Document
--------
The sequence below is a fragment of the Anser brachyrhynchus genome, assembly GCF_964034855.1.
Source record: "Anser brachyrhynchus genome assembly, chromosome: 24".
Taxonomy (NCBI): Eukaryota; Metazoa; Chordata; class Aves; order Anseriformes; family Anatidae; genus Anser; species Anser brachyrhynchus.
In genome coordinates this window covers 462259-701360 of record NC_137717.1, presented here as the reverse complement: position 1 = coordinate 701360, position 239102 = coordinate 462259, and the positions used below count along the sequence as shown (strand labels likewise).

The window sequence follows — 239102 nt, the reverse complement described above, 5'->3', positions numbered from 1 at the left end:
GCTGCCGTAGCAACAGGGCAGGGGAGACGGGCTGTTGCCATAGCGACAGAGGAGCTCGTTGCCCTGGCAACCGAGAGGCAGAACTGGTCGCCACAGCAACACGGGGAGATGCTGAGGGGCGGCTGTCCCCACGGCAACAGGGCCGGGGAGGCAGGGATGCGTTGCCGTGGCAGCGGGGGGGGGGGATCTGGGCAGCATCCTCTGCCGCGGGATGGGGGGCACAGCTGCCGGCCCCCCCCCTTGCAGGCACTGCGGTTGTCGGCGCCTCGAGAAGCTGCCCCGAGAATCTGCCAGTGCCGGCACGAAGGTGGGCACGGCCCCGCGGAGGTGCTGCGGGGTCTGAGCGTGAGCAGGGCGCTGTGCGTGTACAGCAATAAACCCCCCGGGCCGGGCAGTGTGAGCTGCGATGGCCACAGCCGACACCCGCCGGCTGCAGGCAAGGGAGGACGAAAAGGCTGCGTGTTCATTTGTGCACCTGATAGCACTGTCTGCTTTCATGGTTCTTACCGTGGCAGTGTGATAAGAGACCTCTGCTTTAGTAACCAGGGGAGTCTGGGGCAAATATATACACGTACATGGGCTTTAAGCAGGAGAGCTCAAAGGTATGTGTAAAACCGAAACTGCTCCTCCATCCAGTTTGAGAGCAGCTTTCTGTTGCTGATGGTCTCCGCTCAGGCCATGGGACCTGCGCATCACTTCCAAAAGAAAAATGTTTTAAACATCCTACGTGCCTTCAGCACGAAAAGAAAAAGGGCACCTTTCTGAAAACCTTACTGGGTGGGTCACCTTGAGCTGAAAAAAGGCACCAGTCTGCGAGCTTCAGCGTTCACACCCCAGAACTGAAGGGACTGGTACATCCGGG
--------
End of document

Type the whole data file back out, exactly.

The sequence below is a fragment of the Anser brachyrhynchus genome, assembly GCF_964034855.1.
Source record: "Anser brachyrhynchus genome assembly, chromosome: 24".
Taxonomy (NCBI): Eukaryota; Metazoa; Chordata; class Aves; order Anseriformes; family Anatidae; genus Anser; species Anser brachyrhynchus.
In genome coordinates this window covers 462259-701360 of record NC_137717.1, presented here as the reverse complement: position 1 = coordinate 701360, position 239102 = coordinate 462259, and the positions used below count along the sequence as shown (strand labels likewise).

The window sequence follows — 239102 nt, the reverse complement described above, 5'->3', positions numbered from 1 at the left end:
GCTGCCGTAGCAACAGGGCAGGGGAGACGGGCTGTTGCCATAGCGACAGAGGAGCTCGTTGCCCTGGCAACCGAGAGGCAGAACTGGTCGCCACAGCAACACGGGGAGATGCTGAGGGGCGGCTGTCCCCACGGCAACAGGGCCGGGGAGGCAGGGATGCGTTGCCGTGGCAGCGGGGGGGGGGGATCTGGGCAGCATCCTCTGCCGCGGGATGGGGGGCACAGCTGCCGGCCCCCCCCCTTGCAGGCACTGCGGTTGTCGGCGCCTCGAGAAGCTGCCCCGAGAATCTGCCAGTGCCGGCACGAAGGTGGGCACGGCCCCGCGGAGGTGCTGCGGGGTCTGAGCGTGAGCAGGGCGCTGTGCGTGTACAGCAATAAACCCCCCGGGCCGGGCAGTGTGAGCTGCGATGGCCACAGCCGACACCCGCCGGCTGCAGGCAAGGGAGGACGAAAAGGCTGCGTGTTCATTTGTGCACCTGATAGCACTGTCTGCTTTCATGGTTCTTACCGTGGCAGTGTGATAAGAGACCTCTGCTTTAGTAACCAGGGGAGTCTGGGGCAAATATATACACGTACATGGGCTTTAAGCAGGAGAGCTCAAAGGTATGTGTAAAACCGAAACTGCTCCTCCATCCAGTTTGAGAGCAGCTTTCTGTTGCTGATGGTCTCCGCTCAGGCCATGGGACCTGCGCATCACTTCCAAAAGAAAAATGTTTTAAACATCCTACGTGCCTTCAGCACGAAAAGAAAAAGGGCACCTTTCTGAAAACCTTACTGGGTGGGTCACCTTGAGCTGAAAAAAGGCACCAGTCTGCGAGCTTCAGCGTTCACACCCCAGAACTGAAGGGACTGGTACATCCGGG